By now, most people in the payments world understand the role of the European Payment Services Directive 2 (PSD2) in formalising, for the first time, the requirements for Strong Customer Authentication (SCA). PSD2 also outlines the many use-cases which were required by law from December 31, 2020.
An authentication is considered strong if it dynamically combines at least two out of three types of authentication factors: inherence, possession or knowledge. In other words, “something you are,” “something you have,” and “something you know.”
Inherence factors – something you are – refers to biometrics: namely face, fingerprints and voice authentication. These identifying features are the top three for which mature authentication methods are already present in today’s market. The upside of any inherence factor is that it’s distinctive, while the downside is that once this particular authentication method has been compromised (which is easiest to achieve with fingerprints), it cannot be changed and thus becomes unusable forever.
Possession, – something you have – is a convenient and powerful method of authentication, as it allows embedding a relatively complex authentication algorithm in the possessed device. The obvious downside of it is that anything possessed, such as card, phone or token, can also be lost or stolen.
Finally, knowledge factors do not require any special devices and as such are the cheapest and most convenient. However, they have the inherent disadvantage of relying on human memory. The most typical example of a knowledge factor is a password. If it is too easy to remember, it is probably easy to guess, and if it is too complex, it is hard to remember.
It is barely surprising that passwords like “123456,” “qwerty” and “password” are among the top 10 most common passwords for the last decade. On the flipside, in organizations with strict password policies, 20%-50% of customer support calls are for password resets, according to Gartner Group.
Finding the right authentication method
To explore opportunities for relying on knowledge-based authentication factors without the downsides and vulnerability of password-based authentication, we joined forces with PixelPin – a UK-based startup that provides a picture authentication solution, designed and build by world leaders in cybersecurity.
We deployed the PixelPin authentication as part of our PSD2-compliant access-to-account test environment, which exposes APIs implemented according to the Berlin Group NextGenPSD2 standard.
Here’s how our joint solution works:
- A third-party application sends a payment initiation request to our environment on behalf of an account owner. In the response to the request, our system indicates that an authentication will be performed and sends back a URL to which the account owner should be redirected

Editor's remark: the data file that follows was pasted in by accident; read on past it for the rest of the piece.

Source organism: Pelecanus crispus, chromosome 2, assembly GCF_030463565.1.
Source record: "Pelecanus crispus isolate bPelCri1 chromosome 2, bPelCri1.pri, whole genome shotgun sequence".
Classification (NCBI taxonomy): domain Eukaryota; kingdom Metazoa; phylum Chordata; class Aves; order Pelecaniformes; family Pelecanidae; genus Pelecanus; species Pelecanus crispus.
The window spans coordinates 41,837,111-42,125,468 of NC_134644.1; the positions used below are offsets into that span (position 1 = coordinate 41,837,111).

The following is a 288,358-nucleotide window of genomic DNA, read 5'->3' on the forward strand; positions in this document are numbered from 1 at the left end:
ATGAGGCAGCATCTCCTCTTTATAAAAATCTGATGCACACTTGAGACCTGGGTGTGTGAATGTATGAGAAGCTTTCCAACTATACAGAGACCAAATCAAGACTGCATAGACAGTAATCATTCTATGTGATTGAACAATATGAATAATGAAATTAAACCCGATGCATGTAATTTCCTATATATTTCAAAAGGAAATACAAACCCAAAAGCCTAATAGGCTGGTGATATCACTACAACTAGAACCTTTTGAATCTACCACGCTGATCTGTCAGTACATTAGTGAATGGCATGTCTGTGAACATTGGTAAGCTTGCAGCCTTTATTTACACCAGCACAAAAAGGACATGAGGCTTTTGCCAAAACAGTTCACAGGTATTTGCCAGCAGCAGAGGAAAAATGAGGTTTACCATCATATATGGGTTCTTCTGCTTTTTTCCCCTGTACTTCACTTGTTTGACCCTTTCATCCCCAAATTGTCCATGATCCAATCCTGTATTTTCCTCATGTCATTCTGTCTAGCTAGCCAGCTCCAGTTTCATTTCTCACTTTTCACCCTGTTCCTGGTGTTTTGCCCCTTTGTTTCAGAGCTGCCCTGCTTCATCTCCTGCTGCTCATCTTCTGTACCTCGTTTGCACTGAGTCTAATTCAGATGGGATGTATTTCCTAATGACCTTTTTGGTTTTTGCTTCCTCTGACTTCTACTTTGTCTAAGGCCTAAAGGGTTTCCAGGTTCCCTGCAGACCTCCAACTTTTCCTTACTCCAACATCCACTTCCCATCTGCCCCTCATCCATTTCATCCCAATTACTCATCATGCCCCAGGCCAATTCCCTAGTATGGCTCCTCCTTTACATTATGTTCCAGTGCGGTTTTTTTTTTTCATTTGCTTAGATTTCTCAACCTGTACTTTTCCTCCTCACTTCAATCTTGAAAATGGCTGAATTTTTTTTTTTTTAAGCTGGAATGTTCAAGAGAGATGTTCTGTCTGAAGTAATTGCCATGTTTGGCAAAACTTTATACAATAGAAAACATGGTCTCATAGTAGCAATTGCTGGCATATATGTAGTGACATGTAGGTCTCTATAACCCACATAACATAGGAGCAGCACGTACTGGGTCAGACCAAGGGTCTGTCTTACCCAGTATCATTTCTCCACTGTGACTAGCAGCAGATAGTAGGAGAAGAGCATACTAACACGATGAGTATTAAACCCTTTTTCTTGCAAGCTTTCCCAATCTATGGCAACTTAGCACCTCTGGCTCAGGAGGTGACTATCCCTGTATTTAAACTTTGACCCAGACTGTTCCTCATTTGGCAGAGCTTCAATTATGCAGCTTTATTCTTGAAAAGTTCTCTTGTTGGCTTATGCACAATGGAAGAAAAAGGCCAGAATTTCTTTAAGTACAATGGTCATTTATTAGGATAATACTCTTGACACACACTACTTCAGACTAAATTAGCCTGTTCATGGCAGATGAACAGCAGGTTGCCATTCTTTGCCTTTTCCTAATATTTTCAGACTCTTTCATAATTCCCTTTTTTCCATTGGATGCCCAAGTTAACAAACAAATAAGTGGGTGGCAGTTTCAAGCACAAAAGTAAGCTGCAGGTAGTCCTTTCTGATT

- PixelPin’s solution allows user to upload a personal picture or choose a gallery image, then memorize four touchpoints on it and that will be their login. According to studies conducted by MIT research teams, the brain dedicates around 30% of the cortex for visual processing (compared to around 8% for touch and 3% for hearing). This means that when presented with visual information such points on a personal picture, the brain is better able to categorise and store that information. This increased processing leads to a greater chance of remembrance, which is seen in PNAS studies where the average person can remember more than 2000 pictures with at least 90% accuracy over a period of several days. PixelPin incorporates all these intrinsic biological practices to create a better, more memorable user experience.
- Once the authentication is successful, the third-party application sends a cryptographic token to Credorax’s API. Credorax’s banking system then validates the token and confirms it can proceed with the payment.
Many regulators and lawmakers are following the Second Payment Services Directive with the standards and rules they introduce across the globe. This makes Strong Customer Authentication, which is presently a European phenomenon, a strong candidate for global adoption as a standard authentication method, at least in financial services.
However, a knowledge-based factor could potentially become the weakest link of the whole customer authentication mechanism. And even though it is possible to impose extremely complex password policies on users, there’s little doubt these will simply result in a high level of password lockouts and password reset support calls, leading to a drastic increase in the total cost of ownership.
Under these circumstances, it might be the perfect time to find a better way for knowledge-based user authentication. We believe that our joint proof-of-concept with a leading company in the field is a blueprint of such future solutions which will soon become prolific in the market.
At Credorax, we’re always looking for solutions like these to make online experience better for our merchants and their customers.
To learn more about our solutions, or to join forces on a collaboration project, contact us: email@example.com.